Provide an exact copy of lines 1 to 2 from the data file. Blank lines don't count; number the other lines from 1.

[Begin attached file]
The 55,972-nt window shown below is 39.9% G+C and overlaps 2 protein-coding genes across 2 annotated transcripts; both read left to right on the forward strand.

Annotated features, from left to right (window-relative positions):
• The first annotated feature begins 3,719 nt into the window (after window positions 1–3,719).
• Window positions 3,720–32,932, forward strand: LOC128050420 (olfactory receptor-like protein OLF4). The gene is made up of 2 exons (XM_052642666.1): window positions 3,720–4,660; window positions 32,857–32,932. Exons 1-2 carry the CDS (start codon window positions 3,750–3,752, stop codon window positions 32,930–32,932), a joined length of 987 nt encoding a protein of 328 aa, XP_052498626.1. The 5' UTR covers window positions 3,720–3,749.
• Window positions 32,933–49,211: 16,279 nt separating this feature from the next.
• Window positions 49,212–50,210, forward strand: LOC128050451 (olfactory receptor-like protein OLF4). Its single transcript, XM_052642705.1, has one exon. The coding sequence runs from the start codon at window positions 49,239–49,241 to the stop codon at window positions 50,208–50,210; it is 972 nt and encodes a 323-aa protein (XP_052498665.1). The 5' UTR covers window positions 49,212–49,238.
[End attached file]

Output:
The 55,972-nt window shown below is 39.9% G+C and overlaps 2 protein-coding genes across 2 annotated transcripts; both read left to right on the forward strand.

Annotated features, from left to right (window-relative positions):